STELTER: Indicating he's on the way out.

BERMAN: And the writing's not just on the wall. It's in every paper enlarged (ph) in the same way.

STELTER: It's in the print (ph), yes.

BERMAN: And you were out in front, along with Gage Sherman (ph). But when you see it in "The Wall Street Journal," "The New York Times," and "The Washington Post" with largely the same language, Fox is getting this out there in a way that indicates that Bill O'Reilly's days are numbered there.

Laura Coates, again, a lot of this was known before, but "The New York Times" put it together a few weeks ago, $13 million in settlements between Fox and Bill O'Reilly. Is there a legal reason that their hand has been forced now or is this just bad PR that they're sick of dealing with?

LAURA COATES, CNN LEGAL ANALYST: Well, it could be a little bit of both, but their hand has certainly been forced for one primary reason. When you had the Gretchen Carlson issues and scandals (INAUDIBLE) to Megyn Kelly, there was a thought that this was something that Fox News was not aware. That this was an isolated incident. That perhaps the employer should not be liable for what they do not know.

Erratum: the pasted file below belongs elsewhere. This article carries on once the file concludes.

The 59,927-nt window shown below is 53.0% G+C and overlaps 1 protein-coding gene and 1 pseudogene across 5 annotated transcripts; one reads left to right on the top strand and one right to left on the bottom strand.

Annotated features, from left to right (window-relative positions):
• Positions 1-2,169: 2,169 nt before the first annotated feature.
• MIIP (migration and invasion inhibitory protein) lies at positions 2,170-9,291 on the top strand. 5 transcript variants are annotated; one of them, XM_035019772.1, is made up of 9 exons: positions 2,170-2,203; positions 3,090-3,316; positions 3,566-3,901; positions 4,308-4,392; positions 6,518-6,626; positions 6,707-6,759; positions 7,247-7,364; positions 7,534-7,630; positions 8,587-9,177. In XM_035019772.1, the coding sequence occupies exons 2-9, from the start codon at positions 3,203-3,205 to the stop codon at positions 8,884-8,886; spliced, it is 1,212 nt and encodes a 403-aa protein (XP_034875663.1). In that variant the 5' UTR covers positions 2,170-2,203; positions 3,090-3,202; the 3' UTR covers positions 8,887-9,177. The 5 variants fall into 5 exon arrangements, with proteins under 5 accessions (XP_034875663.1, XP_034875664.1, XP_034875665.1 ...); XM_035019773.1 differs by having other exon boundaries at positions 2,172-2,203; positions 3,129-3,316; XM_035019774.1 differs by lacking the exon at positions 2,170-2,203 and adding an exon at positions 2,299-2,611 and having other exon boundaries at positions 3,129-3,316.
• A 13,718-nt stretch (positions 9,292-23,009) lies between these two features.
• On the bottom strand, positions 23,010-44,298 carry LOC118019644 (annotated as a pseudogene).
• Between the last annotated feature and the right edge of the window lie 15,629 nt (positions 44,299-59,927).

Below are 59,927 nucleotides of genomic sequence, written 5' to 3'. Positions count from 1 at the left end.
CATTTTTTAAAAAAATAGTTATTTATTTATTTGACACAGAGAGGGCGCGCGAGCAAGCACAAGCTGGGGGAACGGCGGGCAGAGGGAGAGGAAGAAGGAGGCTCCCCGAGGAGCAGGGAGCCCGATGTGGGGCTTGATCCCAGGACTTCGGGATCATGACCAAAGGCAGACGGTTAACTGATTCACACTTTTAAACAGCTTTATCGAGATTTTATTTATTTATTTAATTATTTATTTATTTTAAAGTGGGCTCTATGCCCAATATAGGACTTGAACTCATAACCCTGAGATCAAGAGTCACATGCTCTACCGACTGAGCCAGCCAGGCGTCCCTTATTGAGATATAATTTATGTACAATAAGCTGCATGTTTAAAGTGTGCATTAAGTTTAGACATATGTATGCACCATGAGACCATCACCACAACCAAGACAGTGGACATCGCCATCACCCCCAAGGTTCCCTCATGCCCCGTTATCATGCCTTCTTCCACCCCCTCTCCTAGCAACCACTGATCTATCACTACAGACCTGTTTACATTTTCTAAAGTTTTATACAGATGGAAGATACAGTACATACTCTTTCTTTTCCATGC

But now you have the issue of there being settlements. And certainly it hints that there's this culture of a hostile workplace environment was certainly known. It was paid for to some degree. And now they have their hand forced because when an employer knows about it and there's any tangible work action related, like if there's a demotion, if there's a firing, if there's a mistreatment, those two go hand in hand to now make Fox News liable.